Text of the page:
‘If you deal with the lowest bidder it is well to add something for the risk you run and if you do that you will have enough to pay for something better!’

My best holiday ever

Call the Midwife star Jenny Agutter just loves being in and on the water and used to have snorkelling dreams ...

Your first holiday memories?
I was at a boarding school in Surrey from the age of eight to 16, and my summer holidays were all spent in Cyprus, where my father ran the Army's entertainment. Those years were like something out of a Gerald Durrell novel. Dad built a boat out of an old wooden pontoon and my mum made seats, cushions and curtains for the cabin. Sadly, it leaked like a sieve, so we spent most of our time bailing it out on trips around the coast.

Most memorable holiday experience?
In 1972 I went to live in Los Angeles. In my spare time I'd head out to the Mojave Desert which is lovely in Spring because, if there is any rain, the cacti flower. One year I took my parents up the coastal highway camping. I slept in the car because we only had a two-man tent. One night there was a loud rustling and a crashing of pans. I didn't go out to check because I knew there were bears around. I spent all night worrying that mum and dad had been eaten, but it turned out to be just racoons.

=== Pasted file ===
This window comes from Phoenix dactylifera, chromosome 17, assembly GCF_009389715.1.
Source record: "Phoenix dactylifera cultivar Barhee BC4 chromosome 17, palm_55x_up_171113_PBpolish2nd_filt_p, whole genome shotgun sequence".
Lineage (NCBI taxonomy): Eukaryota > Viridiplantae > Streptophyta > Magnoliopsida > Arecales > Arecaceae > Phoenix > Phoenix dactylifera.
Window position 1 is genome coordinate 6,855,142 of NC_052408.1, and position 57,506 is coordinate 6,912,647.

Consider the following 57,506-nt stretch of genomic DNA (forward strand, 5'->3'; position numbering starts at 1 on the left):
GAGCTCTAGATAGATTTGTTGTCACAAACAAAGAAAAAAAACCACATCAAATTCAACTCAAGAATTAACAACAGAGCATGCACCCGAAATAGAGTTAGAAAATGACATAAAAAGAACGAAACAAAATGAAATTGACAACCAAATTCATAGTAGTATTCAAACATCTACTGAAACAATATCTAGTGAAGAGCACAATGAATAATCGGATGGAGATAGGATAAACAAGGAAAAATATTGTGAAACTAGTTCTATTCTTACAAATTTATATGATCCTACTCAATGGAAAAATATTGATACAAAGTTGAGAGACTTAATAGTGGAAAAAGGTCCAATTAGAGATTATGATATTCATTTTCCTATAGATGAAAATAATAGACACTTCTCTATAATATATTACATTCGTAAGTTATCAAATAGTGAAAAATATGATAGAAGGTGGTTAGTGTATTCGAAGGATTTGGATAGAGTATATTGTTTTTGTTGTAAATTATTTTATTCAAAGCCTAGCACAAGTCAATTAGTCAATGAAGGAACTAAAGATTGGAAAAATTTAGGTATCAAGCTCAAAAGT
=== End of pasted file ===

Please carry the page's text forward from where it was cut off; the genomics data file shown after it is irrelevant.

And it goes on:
Call the Midwife star Jenny Agutter Favourite holiday?
It was the time I took a whaling trip - that sounds terrible, but no harpoons were used - on a boat called the Searcher out of San Diego down to Baja California and into the Sea of Cortez. The trip was astounding and every day was very different. We went out on a skiff to one bay where grey whales return their young and they come close enough to pat. A big beady eye would peer up from the water, then they would spout and you would get soaked. At night the sea had this incredible phosphorescence, so you'd see a glowing outline of a dolphin, like a ghost.

Most recent holiday?
I'm married to the Swedish hotelier Johan Tham and he has introduced me to parts of Scandanavia I would not have thought of visiting. Last summer we went sailing around the Lofoten Islands in the Arctic Circle. Up there it's like being on a different planet as you make your own way between huge snowy cliffs. We had a skipper, but we mucked in as it was good exercise. We had a wonderful encounter with orcas and we were able to drift slowly up to them, and they didn't seem to mind at all.

What do you like doing most on holiday?
I don't mind cold water and I've always loved snorkelling. It's the closest sensation to flying and I used to have snorkelling dreams as a child. I love being in or on the sea whenever I am away.

To read the full interview visit www.telegraph.co.uk

Travel Gossip

What's up? What's down? More visa mayhem and a promo video disaster

Rental cars are in short supply this summer Need a hire car this summer? Book it now.